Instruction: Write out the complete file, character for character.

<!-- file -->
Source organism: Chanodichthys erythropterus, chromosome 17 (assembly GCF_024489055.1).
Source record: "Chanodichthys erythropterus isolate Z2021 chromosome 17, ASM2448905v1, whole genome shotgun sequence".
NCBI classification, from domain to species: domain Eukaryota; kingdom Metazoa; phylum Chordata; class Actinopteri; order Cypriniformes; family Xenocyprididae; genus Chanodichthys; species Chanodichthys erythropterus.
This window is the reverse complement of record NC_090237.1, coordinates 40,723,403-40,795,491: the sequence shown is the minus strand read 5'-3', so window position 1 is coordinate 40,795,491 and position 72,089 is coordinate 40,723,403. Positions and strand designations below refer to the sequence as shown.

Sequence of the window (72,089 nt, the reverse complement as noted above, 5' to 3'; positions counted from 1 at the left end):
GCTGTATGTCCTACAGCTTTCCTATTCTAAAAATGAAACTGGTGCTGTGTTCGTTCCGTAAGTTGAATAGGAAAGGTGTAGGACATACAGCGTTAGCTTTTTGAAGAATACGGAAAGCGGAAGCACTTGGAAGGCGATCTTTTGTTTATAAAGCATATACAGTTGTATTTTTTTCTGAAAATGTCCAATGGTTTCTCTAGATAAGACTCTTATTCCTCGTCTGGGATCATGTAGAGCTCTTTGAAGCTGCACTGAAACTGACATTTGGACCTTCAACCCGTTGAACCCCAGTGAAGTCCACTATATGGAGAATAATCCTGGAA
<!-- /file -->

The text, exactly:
Source organism: Chanodichthys erythropterus, chromosome 17 (assembly GCF_024489055.1).
Source record: "Chanodichthys erythropterus isolate Z2021 chromosome 17, ASM2448905v1, whole genome shotgun sequence".
NCBI classification, from domain to species: domain Eukaryota; kingdom Metazoa; phylum Chordata; class Actinopteri; order Cypriniformes; family Xenocyprididae; genus Chanodichthys; species Chanodichthys erythropterus.
This window is the reverse complement of record NC_090237.1, coordinates 40,723,403-40,795,491: the sequence shown is the minus strand read 5'-3', so window position 1 is coordinate 40,795,491 and position 72,089 is coordinate 40,723,403. Positions and strand designations below refer to the sequence as shown.

Sequence of the window (72,089 nt, the reverse complement as noted above, 5' to 3'; positions counted from 1 at the left end):
GCTGTATGTCCTACAGCTTTCCTATTCTAAAAATGAAACTGGTGCTGTGTTCGTTCCGTAAGTTGAATAGGAAAGGTGTAGGACATACAGCGTTAGCTTTTTGAAGAATACGGAAAGCGGAAGCACTTGGAAGGCGATCTTTTGTTTATAAAGCATATACAGTTGTATTTTTTTCTGAAAATGTCCAATGGTTTCTCTAGATAAGACTCTTATTCCTCGTCTGGGATCATGTAGAGCTCTTTGAAGCTGCACTGAAACTGACATTTGGACCTTCAACCCGTTGAACCCCAGTGAAGTCCACTATATGGAGAATAATCCTGGAA